Susan Schneider worked nearly every job at Plus Relocation, from receptionist to sales manager, before inheriting her parents’ company in 2006. Within a few years, that also meant that Schneider was sitting in the president’s seat during the worst economic crisis in recent U.S. history.
Founded in 1968, Plus Relocation assists businesses with employee relocation, helping manage every part of the process, from selling the new hire’s old home to finding the best school for their children. When business slowed in 2008, many of Schneider’s competitors hunkered down and cut costs to stay afloat.
Schneider took a different approach. “We decided that we were going to invest in the future now,” she recalls. Instead of cutting back, Schneider hired more salespeople and invested more than $1 million in technology to boost its capabilities for managing the business and the relocation process. The result: Plus Relocation added several major clients, including automotive and technology firms.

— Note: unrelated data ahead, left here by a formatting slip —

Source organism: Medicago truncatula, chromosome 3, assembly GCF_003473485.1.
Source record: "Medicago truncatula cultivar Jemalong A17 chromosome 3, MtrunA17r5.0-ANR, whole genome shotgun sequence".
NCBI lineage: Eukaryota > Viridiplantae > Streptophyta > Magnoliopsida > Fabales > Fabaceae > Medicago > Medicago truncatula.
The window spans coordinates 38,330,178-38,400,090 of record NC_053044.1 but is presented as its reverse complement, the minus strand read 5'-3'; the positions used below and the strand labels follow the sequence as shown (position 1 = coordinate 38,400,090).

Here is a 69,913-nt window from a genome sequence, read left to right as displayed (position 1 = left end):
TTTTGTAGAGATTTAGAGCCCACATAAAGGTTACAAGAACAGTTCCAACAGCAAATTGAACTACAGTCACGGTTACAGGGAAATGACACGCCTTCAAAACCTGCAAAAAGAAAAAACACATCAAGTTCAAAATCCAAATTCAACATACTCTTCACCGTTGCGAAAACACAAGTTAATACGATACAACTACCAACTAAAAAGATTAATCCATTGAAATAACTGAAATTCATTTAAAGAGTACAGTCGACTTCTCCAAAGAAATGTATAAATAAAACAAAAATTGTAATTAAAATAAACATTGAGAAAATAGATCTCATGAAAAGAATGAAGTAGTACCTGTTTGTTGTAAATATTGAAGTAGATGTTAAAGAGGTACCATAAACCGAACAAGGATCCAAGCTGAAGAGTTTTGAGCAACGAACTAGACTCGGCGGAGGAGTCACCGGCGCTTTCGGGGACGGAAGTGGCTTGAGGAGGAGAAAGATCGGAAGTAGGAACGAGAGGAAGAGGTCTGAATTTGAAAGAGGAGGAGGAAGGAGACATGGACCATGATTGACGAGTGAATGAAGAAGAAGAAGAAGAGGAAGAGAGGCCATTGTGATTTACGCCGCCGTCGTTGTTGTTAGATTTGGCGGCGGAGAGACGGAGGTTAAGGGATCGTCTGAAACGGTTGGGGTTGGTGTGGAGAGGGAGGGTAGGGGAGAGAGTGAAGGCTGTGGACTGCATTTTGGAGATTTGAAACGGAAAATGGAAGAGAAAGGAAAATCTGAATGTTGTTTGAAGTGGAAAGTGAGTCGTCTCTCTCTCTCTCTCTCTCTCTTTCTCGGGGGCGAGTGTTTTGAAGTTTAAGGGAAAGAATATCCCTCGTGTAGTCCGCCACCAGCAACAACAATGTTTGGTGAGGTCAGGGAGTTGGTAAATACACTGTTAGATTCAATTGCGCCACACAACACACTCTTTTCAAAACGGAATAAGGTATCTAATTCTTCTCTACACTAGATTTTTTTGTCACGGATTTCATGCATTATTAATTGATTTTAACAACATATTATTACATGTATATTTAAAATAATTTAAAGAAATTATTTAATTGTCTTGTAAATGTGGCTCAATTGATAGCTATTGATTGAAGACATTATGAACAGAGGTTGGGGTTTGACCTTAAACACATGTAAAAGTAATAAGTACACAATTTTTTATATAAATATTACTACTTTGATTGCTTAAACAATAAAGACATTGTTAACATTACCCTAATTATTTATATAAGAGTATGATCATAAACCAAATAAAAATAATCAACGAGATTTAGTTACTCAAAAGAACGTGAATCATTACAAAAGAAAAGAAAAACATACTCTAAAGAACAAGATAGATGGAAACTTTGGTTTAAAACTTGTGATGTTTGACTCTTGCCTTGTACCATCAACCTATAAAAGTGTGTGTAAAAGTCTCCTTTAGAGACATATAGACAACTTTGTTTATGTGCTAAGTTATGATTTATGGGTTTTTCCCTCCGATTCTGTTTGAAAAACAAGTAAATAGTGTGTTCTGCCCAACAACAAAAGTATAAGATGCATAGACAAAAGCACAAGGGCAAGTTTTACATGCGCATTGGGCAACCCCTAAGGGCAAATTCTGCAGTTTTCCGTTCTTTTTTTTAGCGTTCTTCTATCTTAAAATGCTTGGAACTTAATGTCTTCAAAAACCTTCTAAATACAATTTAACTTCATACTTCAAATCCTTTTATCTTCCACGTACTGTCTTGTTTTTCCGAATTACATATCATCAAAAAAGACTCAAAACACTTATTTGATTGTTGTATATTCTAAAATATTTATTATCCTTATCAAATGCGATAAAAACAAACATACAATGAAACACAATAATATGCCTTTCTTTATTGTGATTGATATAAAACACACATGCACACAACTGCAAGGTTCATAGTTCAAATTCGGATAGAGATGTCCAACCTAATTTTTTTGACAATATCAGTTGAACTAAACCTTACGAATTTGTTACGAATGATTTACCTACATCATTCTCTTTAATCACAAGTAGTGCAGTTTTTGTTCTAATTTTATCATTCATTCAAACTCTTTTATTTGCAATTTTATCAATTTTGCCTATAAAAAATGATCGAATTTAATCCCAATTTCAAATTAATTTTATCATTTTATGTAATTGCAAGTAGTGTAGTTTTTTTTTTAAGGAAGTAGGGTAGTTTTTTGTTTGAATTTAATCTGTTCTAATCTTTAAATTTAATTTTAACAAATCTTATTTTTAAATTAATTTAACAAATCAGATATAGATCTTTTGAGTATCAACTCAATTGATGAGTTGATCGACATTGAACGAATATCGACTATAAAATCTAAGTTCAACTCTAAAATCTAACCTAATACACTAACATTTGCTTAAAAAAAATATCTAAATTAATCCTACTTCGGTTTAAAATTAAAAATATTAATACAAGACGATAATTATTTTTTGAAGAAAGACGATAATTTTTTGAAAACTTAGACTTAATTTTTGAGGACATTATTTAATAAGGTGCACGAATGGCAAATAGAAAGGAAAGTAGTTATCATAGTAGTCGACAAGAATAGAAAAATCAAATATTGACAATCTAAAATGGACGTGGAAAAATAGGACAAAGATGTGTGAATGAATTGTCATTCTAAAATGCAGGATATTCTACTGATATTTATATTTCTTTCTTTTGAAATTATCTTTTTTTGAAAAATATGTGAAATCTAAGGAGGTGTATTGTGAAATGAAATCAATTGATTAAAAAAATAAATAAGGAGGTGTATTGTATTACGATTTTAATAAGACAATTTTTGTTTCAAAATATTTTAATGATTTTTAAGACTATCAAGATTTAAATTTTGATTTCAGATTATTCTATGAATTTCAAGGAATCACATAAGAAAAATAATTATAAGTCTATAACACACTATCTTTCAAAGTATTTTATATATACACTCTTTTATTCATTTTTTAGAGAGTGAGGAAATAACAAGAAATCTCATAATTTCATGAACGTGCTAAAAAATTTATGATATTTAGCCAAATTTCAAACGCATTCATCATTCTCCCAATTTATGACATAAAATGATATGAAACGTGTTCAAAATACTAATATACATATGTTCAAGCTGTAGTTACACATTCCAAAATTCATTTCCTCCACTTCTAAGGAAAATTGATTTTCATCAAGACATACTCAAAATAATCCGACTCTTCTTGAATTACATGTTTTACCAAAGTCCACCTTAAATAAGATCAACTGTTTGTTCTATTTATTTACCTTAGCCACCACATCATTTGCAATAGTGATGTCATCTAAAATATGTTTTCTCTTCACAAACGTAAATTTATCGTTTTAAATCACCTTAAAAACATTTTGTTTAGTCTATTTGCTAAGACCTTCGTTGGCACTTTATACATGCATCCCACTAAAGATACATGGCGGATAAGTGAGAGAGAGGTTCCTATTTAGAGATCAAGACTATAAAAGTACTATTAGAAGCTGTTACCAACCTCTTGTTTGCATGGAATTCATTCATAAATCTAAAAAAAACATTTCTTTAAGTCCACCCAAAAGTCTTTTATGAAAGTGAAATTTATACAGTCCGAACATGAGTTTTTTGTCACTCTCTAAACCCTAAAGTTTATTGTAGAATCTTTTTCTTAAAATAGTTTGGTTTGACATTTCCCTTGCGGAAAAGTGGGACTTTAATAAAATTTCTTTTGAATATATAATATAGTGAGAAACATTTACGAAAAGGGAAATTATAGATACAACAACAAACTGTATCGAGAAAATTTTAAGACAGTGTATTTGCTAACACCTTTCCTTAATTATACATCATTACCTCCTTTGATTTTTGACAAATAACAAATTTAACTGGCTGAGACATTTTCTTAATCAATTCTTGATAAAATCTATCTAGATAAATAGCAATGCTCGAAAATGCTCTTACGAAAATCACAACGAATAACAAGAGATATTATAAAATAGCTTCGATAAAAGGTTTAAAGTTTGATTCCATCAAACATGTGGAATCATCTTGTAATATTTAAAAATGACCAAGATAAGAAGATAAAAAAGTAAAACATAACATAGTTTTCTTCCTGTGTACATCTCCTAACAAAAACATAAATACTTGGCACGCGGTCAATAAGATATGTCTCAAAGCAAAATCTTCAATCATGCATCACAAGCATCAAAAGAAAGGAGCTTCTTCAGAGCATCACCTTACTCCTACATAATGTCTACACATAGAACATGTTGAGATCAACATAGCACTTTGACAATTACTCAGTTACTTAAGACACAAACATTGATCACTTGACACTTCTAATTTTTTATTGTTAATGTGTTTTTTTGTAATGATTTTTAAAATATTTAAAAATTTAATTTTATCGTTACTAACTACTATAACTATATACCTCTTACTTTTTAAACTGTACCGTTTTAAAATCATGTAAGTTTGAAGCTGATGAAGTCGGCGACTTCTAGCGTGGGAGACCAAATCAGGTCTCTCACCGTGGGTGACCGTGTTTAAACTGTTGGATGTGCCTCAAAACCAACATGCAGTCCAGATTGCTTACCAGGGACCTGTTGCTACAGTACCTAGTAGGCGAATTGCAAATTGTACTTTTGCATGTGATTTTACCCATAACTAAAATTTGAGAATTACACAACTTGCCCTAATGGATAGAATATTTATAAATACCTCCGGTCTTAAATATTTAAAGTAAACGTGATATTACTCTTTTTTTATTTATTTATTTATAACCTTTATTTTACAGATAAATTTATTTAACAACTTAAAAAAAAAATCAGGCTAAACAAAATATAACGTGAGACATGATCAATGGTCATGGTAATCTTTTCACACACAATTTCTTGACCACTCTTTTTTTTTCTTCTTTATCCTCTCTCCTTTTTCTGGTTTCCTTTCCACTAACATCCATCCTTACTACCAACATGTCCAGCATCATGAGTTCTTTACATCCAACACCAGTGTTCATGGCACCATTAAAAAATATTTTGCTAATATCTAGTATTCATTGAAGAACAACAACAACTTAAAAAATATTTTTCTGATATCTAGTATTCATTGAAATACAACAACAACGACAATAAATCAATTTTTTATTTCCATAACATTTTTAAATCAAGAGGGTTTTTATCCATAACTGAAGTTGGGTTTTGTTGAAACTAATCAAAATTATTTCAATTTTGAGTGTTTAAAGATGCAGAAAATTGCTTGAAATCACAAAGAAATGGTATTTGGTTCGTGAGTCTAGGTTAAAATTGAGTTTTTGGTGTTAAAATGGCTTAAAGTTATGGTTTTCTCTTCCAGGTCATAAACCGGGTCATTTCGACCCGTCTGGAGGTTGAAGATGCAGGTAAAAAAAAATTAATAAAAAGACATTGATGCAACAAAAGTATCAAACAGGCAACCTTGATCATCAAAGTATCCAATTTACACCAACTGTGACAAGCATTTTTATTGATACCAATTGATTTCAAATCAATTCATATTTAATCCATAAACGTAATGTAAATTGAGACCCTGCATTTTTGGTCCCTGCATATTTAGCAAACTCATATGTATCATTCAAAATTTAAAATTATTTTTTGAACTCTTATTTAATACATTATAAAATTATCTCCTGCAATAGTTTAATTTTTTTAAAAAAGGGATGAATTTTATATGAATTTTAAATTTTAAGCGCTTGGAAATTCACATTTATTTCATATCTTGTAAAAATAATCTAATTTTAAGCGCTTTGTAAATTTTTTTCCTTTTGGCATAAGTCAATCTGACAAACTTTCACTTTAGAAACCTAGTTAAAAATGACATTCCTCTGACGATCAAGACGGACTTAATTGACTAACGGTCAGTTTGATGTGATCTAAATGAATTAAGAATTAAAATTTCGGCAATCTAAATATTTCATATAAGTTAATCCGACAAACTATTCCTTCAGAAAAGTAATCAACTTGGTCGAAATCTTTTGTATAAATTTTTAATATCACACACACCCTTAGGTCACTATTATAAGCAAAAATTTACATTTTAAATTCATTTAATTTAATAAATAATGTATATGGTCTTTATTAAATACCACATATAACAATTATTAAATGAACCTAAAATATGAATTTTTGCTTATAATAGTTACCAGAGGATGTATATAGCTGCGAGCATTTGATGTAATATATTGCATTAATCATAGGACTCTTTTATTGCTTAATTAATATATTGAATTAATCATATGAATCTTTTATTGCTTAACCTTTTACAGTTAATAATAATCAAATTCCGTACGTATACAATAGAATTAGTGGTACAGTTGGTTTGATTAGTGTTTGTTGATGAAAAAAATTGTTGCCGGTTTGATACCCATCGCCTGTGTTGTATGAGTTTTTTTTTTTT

Then Schneider took her next big risk: going international. “We were beginning to see more clients requiring us to have a global footprint, and it appeared to be a critical move if we were going to expand our revenue and move volume,” says Joseph Benevides Jr., Plus Relocation’s senior vice president of global relations.
In 2011, Schneider led the company’s efforts to open a London office, and the payoff was almost immediate. These days, roughly a third of Plus Relocation’s revenue comes from international moves, a number that was bolstered again with its recent opening of an office in Hong Kong. All told, Plus Relocation’s staff size and annual sales have doubled in five years.
Schneider took some chances that paid off. But you also could say she was simply following the business lessons her parents imparted. “My father always said some people see problems and some people see opportunities,” Schneider says, thinking of her decade at Plus Relocation’s helm. “And I think that’s why our company is where it is now.”